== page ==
Regional Reviews: Phoenix
Told over three generations, Ellsworth sets the piece mainly in a haunted English summer cottage where the inhabitants become possessed if they read the second act of the bound play "The King in Yellow," a copy of which just happens to always be readily available in the house. Transformed into evil beings by what they read, The Haunted includes plenty of eerie moments, a never-ending stream of ghosts, and macabre situations that all combine to form a very strange and atmospheric piece. It has a few scares and is chilling and very spooky.
While Ellsworth uses a couple of Chamber's characters, most of the piece is original, with Ellsworth creating several generations of characters who are relatives to the ones in the original story. The plot is fairly well paced with realistic dialogue and also includes several well written moments that are eerie and disturbing. The positive end result is commendable considering that this is Ellsworth's first attempt at writing a play. However, with dozens of characters, a couple of whom are confusing as to exactly what their relationship to the plot is, and with several scenes in the first act that aren't clearly flashbacks or not, a few slight revisions and a small amount of editing and clarification would make the overall effect even better. Still, it is a solid first play.
Ellsworth also directs and achieves believable and haunting performances from most of his cast, though a few of the young cast members should project more in order to be heard better. As Rachel, the daughter of the author of "The King in Yellow" play who serves as a ghostly narrator, Laurynn Allen is superb, not only in her even-measured and spooky line delivery but in the way she floats across the entire theatre, just like a ghost. It is a haunting performance. Three other actors do quite well in portraying characters who have become changed by reading the play within the play. Noah Delgado effectively plays both sides of a loving father who ends up turning on his entire family, with ghastly results, and Danny Blankemeier is deliciously evil as a character who attempts to control events and people around him in his belief that he will become something greater and even more evil. Rachel Lundgreen is incredibly chilling as another character influenced by the play, a wife who reads the manuscript and becomes a conduit for the Yellow King.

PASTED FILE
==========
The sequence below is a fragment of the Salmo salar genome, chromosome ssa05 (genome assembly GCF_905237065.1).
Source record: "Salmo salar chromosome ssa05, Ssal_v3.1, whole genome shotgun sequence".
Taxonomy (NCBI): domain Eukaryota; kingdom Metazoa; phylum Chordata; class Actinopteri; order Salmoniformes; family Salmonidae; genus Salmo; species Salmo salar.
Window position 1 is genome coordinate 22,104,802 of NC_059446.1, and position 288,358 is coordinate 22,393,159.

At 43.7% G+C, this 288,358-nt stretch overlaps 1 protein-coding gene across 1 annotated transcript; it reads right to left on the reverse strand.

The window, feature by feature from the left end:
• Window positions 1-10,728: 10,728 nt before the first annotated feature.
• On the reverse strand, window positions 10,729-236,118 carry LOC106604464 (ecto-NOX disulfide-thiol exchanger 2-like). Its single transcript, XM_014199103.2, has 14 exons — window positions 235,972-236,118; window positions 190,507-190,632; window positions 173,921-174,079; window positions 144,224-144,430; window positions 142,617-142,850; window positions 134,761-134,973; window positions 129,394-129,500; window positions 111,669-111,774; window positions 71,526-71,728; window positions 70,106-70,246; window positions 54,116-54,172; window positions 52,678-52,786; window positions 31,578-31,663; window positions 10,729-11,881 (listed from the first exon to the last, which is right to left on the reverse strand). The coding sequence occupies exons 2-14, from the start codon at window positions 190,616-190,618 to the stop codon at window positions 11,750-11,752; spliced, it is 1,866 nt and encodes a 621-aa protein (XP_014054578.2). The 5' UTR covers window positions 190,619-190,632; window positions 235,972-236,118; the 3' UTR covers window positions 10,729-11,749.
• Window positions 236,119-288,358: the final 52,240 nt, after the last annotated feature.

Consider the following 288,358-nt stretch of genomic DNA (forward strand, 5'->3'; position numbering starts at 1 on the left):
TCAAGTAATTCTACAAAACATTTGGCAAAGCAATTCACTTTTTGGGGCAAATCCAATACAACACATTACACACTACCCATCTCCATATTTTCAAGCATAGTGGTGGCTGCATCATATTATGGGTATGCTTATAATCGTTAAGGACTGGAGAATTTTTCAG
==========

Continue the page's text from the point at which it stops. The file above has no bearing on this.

Ellsworth's direction creates plenty of spooky scenes, with superb, evocative, and dim lighting from Tom Fitzwater that adds considerably to the effect. When combined with Taylor Hudson's excellent sound design the end result is reminiscent of a horror film come to life. Several effective key directorial touches include a fantasy party scene that evolves splendidly into an especially horrifying moment and an ending where only flashlights are used to illuminate the cast, with the action for the finale set all around the auditorium. Just a little more light would help specify exactly who is on stage at a few key moments during that sequence. Ellsworth also created the set which makes good use of the entire space. In a cut-out alcove on stage right he includes an excellent hallway of doors and another playing area stage left, both of which are where many of the scary moments are set. However, the use of numerous, large furniture pieces cramps the main stage at times, delays the scene changes, and is noisy, which detracts from a few of the scenes that happen during the set changes. The result is some dialogue is missed. Julie Clement's costumes are perfectly gothic in nature and Cheri Lundgreen's extremely creepy makeup is the icing on this cake of demonic horrors.
While there may be a few plot points and characters that could be clarified, Actor's Youth Theatre's production of The Haunted makes for a fun Halloween theatrical outing, full of spooky elements and chilling moments, and illustrates a good first play by director Marcus Ellsworth.
The Actor's Youth Theatre production of The Haunted runs through October 31st, 2015, with performances at the Tuscany Theatre, 861 N Higley Rd, Suite 105, Gilbert, AZ 85234. Tickets and information for this and upcoming productions can be found at www.actorsyouththeatre.org or by calling 480-907-7050.
Written and Directed by Marcus Ellsworth Set and Prop Designer: Marcus Ellsworth